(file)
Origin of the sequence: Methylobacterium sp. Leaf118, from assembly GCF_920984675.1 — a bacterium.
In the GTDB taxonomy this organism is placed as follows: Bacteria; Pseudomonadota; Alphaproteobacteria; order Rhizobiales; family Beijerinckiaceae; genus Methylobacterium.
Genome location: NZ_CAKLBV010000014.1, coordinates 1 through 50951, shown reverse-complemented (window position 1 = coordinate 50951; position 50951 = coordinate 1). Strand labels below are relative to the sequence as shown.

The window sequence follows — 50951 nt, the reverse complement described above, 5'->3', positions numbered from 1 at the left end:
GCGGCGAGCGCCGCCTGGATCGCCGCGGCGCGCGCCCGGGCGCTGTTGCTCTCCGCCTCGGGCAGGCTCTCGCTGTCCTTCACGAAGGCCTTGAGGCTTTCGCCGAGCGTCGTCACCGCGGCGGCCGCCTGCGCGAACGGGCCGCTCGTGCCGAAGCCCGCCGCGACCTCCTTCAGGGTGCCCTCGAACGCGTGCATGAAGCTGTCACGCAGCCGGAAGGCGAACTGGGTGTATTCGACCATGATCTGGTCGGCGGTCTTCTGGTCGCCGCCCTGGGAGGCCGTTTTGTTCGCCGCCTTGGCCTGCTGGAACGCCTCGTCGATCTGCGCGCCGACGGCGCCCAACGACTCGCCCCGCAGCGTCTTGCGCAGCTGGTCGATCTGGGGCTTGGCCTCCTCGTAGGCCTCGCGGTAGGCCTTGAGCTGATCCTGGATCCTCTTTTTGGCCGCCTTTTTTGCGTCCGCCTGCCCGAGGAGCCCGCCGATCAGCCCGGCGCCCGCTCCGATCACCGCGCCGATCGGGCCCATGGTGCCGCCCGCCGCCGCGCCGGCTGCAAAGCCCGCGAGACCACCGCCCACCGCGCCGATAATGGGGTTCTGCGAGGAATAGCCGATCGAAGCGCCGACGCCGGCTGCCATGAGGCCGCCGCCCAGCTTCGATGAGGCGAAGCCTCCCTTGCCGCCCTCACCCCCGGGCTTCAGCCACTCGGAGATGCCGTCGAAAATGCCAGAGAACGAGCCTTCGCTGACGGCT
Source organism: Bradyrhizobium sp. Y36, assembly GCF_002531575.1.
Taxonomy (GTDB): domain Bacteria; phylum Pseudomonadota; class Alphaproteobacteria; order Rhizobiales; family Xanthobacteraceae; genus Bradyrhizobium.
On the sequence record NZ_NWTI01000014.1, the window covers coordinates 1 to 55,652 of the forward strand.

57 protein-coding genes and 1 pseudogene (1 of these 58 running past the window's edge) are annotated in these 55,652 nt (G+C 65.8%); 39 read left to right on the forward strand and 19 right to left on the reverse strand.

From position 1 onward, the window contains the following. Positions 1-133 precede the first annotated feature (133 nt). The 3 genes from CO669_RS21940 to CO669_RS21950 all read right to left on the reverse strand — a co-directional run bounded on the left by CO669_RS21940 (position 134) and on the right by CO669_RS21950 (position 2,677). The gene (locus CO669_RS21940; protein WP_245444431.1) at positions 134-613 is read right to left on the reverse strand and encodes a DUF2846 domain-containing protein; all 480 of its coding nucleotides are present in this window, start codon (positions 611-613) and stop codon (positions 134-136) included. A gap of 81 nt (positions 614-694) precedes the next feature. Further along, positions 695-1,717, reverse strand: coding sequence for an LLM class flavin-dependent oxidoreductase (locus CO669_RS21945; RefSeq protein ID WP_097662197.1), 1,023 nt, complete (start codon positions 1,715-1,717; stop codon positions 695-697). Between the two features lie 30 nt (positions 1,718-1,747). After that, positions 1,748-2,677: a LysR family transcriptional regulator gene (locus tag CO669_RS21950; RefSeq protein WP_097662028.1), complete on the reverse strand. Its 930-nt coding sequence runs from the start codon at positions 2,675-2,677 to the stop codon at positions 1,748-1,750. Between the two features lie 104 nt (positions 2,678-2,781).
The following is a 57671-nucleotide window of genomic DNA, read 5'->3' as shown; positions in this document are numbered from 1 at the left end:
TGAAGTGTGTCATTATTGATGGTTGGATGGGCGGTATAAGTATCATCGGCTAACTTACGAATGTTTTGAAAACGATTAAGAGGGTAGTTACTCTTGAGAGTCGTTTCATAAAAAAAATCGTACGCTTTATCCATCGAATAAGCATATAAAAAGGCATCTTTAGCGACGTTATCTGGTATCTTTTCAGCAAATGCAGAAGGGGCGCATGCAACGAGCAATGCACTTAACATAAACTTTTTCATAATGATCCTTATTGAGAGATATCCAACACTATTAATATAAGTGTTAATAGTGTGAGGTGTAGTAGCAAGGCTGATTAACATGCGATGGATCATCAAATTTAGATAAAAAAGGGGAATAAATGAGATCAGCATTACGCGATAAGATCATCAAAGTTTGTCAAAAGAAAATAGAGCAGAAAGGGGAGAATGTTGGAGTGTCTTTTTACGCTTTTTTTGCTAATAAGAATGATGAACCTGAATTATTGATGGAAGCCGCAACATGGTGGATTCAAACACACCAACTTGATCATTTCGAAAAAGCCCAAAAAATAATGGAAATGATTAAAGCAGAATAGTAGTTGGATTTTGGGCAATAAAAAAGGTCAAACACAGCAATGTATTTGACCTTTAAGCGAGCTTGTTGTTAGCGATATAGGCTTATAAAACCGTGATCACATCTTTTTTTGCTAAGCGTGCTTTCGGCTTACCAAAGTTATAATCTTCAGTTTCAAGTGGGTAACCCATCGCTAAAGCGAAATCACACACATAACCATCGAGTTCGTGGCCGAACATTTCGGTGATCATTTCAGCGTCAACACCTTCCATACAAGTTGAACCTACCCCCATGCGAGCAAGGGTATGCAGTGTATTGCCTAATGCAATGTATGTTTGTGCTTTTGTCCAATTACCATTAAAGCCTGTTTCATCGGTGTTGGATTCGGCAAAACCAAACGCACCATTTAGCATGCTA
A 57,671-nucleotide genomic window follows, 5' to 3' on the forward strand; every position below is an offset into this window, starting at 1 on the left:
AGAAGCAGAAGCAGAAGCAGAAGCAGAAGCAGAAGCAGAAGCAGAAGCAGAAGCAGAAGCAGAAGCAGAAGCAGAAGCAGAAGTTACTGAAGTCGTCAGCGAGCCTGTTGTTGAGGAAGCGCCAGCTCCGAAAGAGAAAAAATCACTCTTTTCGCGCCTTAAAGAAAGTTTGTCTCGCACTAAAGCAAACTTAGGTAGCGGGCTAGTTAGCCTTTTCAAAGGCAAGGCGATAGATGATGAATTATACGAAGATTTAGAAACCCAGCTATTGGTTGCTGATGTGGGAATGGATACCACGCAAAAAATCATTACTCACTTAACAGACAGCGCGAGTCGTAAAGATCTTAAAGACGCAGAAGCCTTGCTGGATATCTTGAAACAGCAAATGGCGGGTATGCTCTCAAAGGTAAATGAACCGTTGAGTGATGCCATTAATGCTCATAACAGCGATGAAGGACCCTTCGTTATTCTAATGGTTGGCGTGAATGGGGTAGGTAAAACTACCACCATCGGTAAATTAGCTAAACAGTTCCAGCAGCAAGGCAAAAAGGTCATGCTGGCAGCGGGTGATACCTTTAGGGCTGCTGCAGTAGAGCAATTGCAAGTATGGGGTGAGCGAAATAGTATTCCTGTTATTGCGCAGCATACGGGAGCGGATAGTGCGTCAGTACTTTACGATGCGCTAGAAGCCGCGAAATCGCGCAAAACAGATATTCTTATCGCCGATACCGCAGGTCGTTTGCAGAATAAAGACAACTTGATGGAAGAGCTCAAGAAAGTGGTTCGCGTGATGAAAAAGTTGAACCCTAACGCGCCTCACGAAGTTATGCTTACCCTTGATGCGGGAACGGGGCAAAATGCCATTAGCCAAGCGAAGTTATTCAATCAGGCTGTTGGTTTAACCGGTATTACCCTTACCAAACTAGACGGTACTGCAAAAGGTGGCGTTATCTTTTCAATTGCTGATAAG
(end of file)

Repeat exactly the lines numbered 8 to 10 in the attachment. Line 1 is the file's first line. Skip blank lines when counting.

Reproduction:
On the sequence record NZ_NWTI01000014.1, the window covers coordinates 1 to 55,652 of the forward strand.

57 protein-coding genes and 1 pseudogene (1 of these 58 running past the window's edge) are annotated in these 55,652 nt (G+C 65.8%); 39 read left to right on the forward strand and 19 right to left on the reverse strand.

From position 1 onward, the window contains the following. Positions 1-133 precede the first annotated feature (133 nt). The 3 genes from CO669_RS21940 to CO669_RS21950 all read right to left on the reverse strand — a co-directional run bounded on the left by CO669_RS21940 (position 134) and on the right by CO669_RS21950 (position 2,677). The gene (locus CO669_RS21940; protein WP_245444431.1) at positions 134-613 is read right to left on the reverse strand and encodes a DUF2846 domain-containing protein; all 480 of its coding nucleotides are present in this window, start codon (positions 611-613) and stop codon (positions 134-136) included. A gap of 81 nt (positions 614-694) precedes the next feature. Further along, positions 695-1,717, reverse strand: coding sequence for an LLM class flavin-dependent oxidoreductase (locus CO669_RS21945; RefSeq protein ID WP_097662197.1), 1,023 nt, complete (start codon positions 1,715-1,717; stop codon positions 695-697). Between the two features lie 30 nt (positions 1,718-1,747). After that, positions 1,748-2,677: a LysR family transcriptional regulator gene (locus tag CO669_RS21950; RefSeq protein WP_097662028.1), complete on the reverse strand. Its 930-nt coding sequence runs from the start codon at positions 2,675-2,677 to the stop codon at positions 1,748-1,750. Between the two features lie 104 nt (positions 2,678-2,781).